The turret was rendered in 3D and the master was 3D printed. It is a simple, 2 piece setup with a few interior pieces to make it look less empty if you put a figure in the hatch. The interior bits are the breech and its guard, along with 2 sights that match up to the two periscopes on the roof. The sights are flat molded into the resin wafer that holds them and will require some care when removing them, best to use a flat piece of sandpaper on a block. There is one hatch with a 2-piece collar and hatch. The hatch has detail on both sides, so it can be posed open without worry. The turret lift rings are molded on and will have to be drilled out. When gluing the 2 turret halves together, it is best to line up the front so that the left side (facing you) is smooth and even. Then make sure that the left/right lines up with the shell ejection door slot. There will be some overhang to the rear, this is CORRECT as per the prototype (see resources). The shell ejection door is well done and fits its area perfectly.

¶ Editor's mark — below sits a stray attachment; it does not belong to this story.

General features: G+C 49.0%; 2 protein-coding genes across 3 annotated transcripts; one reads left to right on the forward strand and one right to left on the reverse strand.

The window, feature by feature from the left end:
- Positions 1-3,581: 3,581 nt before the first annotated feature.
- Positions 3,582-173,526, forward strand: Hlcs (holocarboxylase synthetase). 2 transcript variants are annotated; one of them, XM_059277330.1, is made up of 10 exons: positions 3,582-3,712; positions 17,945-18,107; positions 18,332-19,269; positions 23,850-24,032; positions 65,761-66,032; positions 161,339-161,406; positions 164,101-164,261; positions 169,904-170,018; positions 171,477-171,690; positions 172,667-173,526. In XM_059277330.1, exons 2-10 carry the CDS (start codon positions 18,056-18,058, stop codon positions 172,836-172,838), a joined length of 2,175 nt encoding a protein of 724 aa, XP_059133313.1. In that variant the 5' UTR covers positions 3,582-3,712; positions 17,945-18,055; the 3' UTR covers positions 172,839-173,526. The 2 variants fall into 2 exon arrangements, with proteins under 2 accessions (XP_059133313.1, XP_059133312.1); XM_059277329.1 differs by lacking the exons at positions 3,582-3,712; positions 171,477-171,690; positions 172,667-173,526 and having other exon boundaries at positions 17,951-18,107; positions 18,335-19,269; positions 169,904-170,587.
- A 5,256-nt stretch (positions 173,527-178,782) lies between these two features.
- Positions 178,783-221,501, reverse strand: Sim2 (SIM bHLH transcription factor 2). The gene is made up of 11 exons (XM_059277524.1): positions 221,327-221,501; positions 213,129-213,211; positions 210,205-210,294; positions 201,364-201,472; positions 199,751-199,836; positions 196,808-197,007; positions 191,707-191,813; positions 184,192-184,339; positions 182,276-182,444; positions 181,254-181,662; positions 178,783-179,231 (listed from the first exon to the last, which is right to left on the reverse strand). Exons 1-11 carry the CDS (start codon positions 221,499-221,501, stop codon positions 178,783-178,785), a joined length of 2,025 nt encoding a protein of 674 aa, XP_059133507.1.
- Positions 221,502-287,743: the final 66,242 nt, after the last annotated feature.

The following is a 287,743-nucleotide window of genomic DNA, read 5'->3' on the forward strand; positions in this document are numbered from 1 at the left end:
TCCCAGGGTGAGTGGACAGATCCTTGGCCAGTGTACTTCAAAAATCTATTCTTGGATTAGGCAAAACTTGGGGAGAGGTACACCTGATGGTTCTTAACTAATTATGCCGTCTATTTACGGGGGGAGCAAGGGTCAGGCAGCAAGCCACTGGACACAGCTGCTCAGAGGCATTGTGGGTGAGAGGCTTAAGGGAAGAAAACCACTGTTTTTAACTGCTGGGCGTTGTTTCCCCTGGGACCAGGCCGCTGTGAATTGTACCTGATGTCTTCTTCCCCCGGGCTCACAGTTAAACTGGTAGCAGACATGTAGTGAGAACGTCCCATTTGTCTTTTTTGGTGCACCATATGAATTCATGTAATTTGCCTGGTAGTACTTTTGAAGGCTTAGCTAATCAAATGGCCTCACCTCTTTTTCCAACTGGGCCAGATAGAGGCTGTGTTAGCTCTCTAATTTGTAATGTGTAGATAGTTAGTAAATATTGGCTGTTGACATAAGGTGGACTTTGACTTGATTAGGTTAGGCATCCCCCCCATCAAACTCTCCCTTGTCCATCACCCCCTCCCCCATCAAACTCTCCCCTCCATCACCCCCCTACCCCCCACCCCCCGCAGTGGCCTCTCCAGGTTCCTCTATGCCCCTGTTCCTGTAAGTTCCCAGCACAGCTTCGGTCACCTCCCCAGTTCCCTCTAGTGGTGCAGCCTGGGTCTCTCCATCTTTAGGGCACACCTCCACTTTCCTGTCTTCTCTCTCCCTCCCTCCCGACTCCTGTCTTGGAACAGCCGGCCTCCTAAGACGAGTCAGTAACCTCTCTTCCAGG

The gun is all resin in 2 pieces. As with all resin main guns, it is not straight out of the box but can be straightened with some heat without issue. The barrel needs to be drilled out and the muzzle "holes" will also need to be drilled out if you want them to look see through instead of just painting them black. A bit of a pain, as pepper-pot muzzle breaks always are. The exterior mounted recuperating cylinders are correctly reproduced with its thin sheet metal cover.
The box on the hull side (part 16) goes on with the latch facing the rear. The barrel lack is the only real disappointment...it is too simple. It should have 2 bolts on it, 2 layer casting, and it narrows from bottom to top. It is also missing the hinged lock down "jaws".
A very nicely cast resin antenna rounds out the parts.
Highs: Only conversion of its kind, excellent castings, very good details, easy conversion to use.Lows: Poorly rendered gun lock.Verdict: Very nice conversion of a fun prototype. Good candidate for a first time resin conversion kit.
About Jacques Duquette (Jacques) FROM: MINNESOTA, UNITED STATES
The first model I remember building was a glow-in-the-dark P-38, running around my bedroom in the dark flying it, and stubbing my toes. I do a lot less running around with glowing models now. I mainly focus on 1/35 armor and figures, with Modern Russian military vehicles being my favorite. I a...